Keeping Tabs on Advanced Heart Failure – Wirelessly
NOVEMBER 12, 2019
Kyree Miller (second from left), with David Liu, MD, Marwa Sabe, MD, and Cathy Lee, NP, at the second annual Healing Hearts event for patients with advanced heart failure, September 2019.
A monitoring system called CardioMEMS can help patients with advanced heart failure stay out of the hospital
Kyree Miller, 34, recently enrolled as a full-time student at UMass Boston, majoring in biology and pre-med. His curiosity and enthusiasm make him a natural for this rigorous curriculum, but there's another reason why he's decided to study medical science: He knows firsthand what it's like to live with chronic disease.
Miller has advanced heart failure, an irreversible condition that results when the heart can no longer pump adequate amounts of blood to the body. He has undergone three open heart surgeries, numerous procedures, and has been in and out of the hospital more times than he can remember. But these days, he's more likely to be out than in.
That's because last year, Miller had a CardioMEMS device implanted inside his heart's pulmonary artery. This tiny pressure-sensing device remotely monitors his condition, wirelessly sending data back to the Advanced Heart Failure team at Beth Israel Deaconess Medical Center.
"Once implanted, CardioMEMS can take measurements of pressure and fluid levels and track how the heart is working," explains Shweta Motiwala, MD, a member of BIDMC's Advanced Heart Failure team. "This means that patients don't have to keep coming back to the hospital. We can adjust medications or modify treatment plans to keep patients' heart failure under control while they remain at home."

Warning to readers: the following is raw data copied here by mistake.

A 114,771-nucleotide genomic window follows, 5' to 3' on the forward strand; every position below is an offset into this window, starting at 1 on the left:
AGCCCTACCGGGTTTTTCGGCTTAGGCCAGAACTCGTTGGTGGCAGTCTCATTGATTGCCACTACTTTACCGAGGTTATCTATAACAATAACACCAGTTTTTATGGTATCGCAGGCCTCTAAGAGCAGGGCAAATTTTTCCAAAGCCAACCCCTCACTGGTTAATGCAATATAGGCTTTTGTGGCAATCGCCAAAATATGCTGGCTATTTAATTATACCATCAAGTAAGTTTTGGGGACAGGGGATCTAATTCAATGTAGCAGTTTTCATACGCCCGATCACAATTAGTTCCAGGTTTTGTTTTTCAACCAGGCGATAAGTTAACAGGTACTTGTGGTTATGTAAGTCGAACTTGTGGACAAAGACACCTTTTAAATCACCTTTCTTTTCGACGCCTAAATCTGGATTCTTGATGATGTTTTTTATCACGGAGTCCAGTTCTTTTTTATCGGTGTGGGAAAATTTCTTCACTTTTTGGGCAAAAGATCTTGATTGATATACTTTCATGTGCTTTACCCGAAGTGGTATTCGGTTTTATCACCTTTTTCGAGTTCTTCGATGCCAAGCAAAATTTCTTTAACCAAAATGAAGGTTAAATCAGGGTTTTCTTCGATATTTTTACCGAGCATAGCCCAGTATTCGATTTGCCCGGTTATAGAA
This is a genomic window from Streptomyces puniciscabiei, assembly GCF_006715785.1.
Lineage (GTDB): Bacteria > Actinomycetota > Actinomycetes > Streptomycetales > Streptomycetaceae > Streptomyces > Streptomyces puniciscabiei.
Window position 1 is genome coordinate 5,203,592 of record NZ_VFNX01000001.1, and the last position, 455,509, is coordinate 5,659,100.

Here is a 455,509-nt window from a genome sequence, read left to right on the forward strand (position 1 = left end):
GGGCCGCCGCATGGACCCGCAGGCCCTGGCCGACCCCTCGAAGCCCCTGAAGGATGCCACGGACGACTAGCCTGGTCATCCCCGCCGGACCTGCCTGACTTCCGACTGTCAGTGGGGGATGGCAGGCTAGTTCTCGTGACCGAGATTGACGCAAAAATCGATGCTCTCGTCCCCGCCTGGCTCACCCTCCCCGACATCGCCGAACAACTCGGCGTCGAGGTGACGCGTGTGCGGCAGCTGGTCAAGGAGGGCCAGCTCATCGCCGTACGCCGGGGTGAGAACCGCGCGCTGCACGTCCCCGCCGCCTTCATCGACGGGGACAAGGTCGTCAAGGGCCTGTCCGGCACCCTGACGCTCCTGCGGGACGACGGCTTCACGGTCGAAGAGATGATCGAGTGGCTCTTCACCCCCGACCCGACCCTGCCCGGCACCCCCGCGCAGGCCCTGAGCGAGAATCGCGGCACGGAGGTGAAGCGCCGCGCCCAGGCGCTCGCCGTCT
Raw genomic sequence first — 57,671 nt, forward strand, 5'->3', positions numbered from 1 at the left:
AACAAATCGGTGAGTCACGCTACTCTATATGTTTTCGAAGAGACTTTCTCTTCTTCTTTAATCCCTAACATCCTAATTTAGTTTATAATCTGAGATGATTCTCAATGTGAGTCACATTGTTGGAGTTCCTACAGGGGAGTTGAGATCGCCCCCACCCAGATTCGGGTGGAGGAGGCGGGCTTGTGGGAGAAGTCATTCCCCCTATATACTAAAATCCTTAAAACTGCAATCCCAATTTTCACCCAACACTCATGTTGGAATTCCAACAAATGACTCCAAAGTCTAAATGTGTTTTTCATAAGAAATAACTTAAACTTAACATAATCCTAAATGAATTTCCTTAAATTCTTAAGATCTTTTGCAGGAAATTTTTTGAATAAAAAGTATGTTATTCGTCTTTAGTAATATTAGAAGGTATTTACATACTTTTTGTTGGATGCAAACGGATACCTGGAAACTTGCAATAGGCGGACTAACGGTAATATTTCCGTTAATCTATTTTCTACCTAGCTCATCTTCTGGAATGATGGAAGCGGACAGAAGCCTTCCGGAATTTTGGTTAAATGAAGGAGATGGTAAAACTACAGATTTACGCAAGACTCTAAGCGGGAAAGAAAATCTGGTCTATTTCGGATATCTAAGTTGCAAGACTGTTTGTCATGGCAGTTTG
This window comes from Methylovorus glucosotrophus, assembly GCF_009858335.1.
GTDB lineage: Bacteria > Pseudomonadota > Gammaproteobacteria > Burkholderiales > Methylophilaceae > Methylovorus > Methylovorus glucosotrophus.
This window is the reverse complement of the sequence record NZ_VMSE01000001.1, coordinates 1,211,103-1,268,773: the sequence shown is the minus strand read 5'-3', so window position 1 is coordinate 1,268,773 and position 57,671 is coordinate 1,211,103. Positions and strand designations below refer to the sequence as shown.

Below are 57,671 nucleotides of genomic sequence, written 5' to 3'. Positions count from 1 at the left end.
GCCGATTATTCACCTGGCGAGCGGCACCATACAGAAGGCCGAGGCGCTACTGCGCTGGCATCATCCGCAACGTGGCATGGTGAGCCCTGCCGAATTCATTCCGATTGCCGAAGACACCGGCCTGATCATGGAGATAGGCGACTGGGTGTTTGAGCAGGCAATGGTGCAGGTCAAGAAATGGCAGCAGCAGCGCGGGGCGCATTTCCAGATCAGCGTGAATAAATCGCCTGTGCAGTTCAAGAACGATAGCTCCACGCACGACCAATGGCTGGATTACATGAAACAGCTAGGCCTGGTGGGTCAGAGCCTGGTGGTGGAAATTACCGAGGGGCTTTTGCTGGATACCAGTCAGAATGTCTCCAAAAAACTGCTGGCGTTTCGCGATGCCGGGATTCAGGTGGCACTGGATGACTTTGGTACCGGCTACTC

Now, each morning, Miller lies on a "smart pillow" that collects information from a sensor in the CardioMEMS device and transmits wireless messages to the Advanced Heart Failure team. The staff then contacts Miller by phone with updates on his condition.
Like many patients with advanced heart failure, Miller's heart has trouble pumping adequate blood to the kidneys, leading to "fluid overload" when the body tries to compensate and retains salt and water. He also, at times, experiences symptoms caused by dehydration.
"My body is hypersensitive and it was difficult for my caregivers to know based on what I was feeling whether my symptoms were the result of fluid overload, dehydration or something else," Miller says.
"With CardioMEMS, I don't have to play the guessing game about what's happening with my heart and neither do the nurse practitioners or the doctors," he adds. "I routinely transmit my data to the heart failure team and they can alert me if they see anything that needs adjusting, such as the dose of my diuretic medication. Or, if I'm feeling any symptoms, I can contact them and they can check the data for me."
Without CardioMEMS, Miller says it would have been difficult, if not impossible, for him to take classes four days a week. "I've known for a long time that I wanted to go to school to study pre-med, but I had to get my health in order before I could move forward. Now I'm very, very happy."